The Secret History of the LSD Trade
A new film about the underground chemists and other outlaws who made LSD available to the first generation of psychedelic pioneers will be screened in San Francisco during Bicycle Day celebrations next week. The world premiere of “Psychedelic Revolution: The Secret History of the LSD Trade” will take place on April 18 at Discovery Con, a two-day event that will host discussions about psychedelic science, culture and policy.
This year’s Bicycle Day commemorates the 80th anniversary of the first intentional LSD trip experienced by Albert Hofmann who first synthesized LSD at the Sandoz pharmaceutical laboratories in Switzerland.
Part one of a planned three-part documentary series, the first twenty minutes of “Psychedelic Revolution,” was screened at the 2022 Discovery Con event. The full 60-minute film features some of the notable revolutionaries of the acid underground and their children, including Carolyn (Mountain Girl) Garcia, Sunshine Kesey, Mariavittoria Mangini, Amy Cando, Ken Babbs, Michael and Carol Randall, Mark McCloud, Tim Tyler, Seth Ferranti, Dr. John Beresford, William Leonard Pickard, and Rhoney Stanley.
Rhoney Stanley, who is one of the film’s executive producers, was a laboratory assistant and former partner of Owsley Stanley, the clandestine chemist and Grateful Dead audio engineer.
Owsley Stanley produced more than five million doses of LSD between 1965 and 1967 which helped ignite psychedelic culture in the San Francisco Bay Area and worldwide.
While backstage at a 2018 Dead & Company show in Mexico, Rhoney met Tyler who had just been released from prison for selling LSD. According to Rhoney, Tyler explained that he and Ferranti, who was also imprisoned for selling psychedelics and cannabis, had decided that if they ever got out of prison, they would make a movie about the LSD trade to tell the real story. Rhoney agreed that the story must be told and introduced them to the community of people featured in the film.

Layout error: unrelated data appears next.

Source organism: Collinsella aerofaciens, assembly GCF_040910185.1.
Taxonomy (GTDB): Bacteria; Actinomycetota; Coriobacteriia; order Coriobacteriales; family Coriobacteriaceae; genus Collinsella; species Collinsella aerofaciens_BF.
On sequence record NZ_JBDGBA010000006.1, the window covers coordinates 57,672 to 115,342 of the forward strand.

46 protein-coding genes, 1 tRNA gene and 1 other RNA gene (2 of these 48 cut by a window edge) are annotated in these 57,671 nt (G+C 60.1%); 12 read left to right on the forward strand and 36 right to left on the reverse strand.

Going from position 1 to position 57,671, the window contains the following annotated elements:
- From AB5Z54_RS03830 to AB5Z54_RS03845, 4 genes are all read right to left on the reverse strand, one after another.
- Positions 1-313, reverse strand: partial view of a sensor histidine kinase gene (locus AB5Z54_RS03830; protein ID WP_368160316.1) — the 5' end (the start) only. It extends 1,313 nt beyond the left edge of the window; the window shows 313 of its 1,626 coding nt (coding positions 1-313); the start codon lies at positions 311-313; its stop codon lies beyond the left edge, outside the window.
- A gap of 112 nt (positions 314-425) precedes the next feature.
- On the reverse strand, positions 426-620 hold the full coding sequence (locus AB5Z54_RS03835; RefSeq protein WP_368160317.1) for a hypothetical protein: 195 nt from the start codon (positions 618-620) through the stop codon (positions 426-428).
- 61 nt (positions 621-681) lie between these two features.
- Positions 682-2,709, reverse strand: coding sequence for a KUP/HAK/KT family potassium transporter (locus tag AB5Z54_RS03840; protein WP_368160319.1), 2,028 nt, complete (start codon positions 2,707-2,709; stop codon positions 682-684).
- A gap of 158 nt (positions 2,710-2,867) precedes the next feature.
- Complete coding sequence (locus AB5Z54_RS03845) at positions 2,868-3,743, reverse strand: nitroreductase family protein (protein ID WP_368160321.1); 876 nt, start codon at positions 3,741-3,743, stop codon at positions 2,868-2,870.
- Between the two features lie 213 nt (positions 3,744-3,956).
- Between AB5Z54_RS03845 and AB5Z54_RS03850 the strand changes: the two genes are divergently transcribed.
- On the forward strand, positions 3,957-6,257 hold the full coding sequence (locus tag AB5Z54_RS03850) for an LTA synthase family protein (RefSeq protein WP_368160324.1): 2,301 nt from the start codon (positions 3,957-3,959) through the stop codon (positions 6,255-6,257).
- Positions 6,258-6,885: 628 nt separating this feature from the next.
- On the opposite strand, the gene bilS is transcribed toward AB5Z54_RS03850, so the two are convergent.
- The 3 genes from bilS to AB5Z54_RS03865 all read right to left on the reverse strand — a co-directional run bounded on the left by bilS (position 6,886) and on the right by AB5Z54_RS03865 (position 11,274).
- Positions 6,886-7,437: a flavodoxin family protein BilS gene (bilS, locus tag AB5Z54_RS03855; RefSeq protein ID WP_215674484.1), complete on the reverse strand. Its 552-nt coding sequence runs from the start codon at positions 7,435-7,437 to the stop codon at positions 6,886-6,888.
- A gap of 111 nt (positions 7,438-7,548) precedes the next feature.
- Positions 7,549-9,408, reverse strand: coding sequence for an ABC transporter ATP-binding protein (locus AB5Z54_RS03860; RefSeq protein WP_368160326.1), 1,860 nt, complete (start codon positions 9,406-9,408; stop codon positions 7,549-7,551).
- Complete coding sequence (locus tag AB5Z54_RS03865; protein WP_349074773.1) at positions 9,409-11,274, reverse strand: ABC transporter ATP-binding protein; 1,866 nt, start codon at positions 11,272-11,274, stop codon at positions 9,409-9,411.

“Psychedelic Revolution” is directed by Ferranti who will be appearing at Discovery Con together with most of the people who appear in the film. Rhoney Stanley talked with Lucid News about the genesis of the film and what she wants people to know about LSD and those who took great risks to manufacture and sell it in the 1960’s and beyond.
Why did Owsley Stanley ask you to become his lab assistant and what impact did that have on your life?
I was born to a Jewish family in New York and grew up in the Bronx and Westchester. I started college at Mt. Holyoke. But I just couldn’t take it, so I transferred to UC Berkeley, as I was involved in political action and the folk music scene. After taking White Lightning LSD made by Owsley, and having a transformative experience where I felt the divine connection between us all, I wanted to meet Owsley. Lucky for me, my friend, the musician Perry Lederman, was his dealer and introduced us. I believe there must be magnetic fields that bring like-minded people together.
Owsley said to me, “Enroll in organic chemistry at Berkeley and learn lab set ups.” And I listened. Then he said, “drop out and let’s make acid.” He also had me helping him tabulate the acid. Melissa Jeffress (formerly Cargill) was also a lab assistant for him.
Owsley studied chemistry books, and learned how to make psychedelics. He found glass blowers to design custom glassware and trained Tim Scully. After visiting Timothy Leary, Richard Alpert and Ralph Metzner at Millbrook in 1967, we were arrested but the charges were dropped. Then we got busted again in December of that year in our LSD lab in California. The feds came in with guns. Five of us were arrested including Owsley, Melissa and me.
Owsley took the rap and said that we were just girls at the scene, so we were not indicted. Melissa and I both got pregnant by Owsley and had babies within three weeks of each other while Owsley was in prison.
So you were pregnant and Owsley was in prison, what did you do next?
Melissa lived with Jack Casady, the bass player in the Jefferson Airplane. I went on the road with my baby and visited Owsley in prison where he served about three years. I got a false ID from a friend in New York City and Melissa and I alternated visits with him under the same ID. When Owsley got out of prison, we lived together for a while.
I was close to Richard Alpert. Though he is mainly known as Ram Dass and as one of the authors of The Psychedelic Experience, he was also a psychotherapist and advised me that I would have to support my child. He suggested I go to school and study science. I wanted to be a doctor, but I was afraid they would find out about my LSD background and would not let me practice.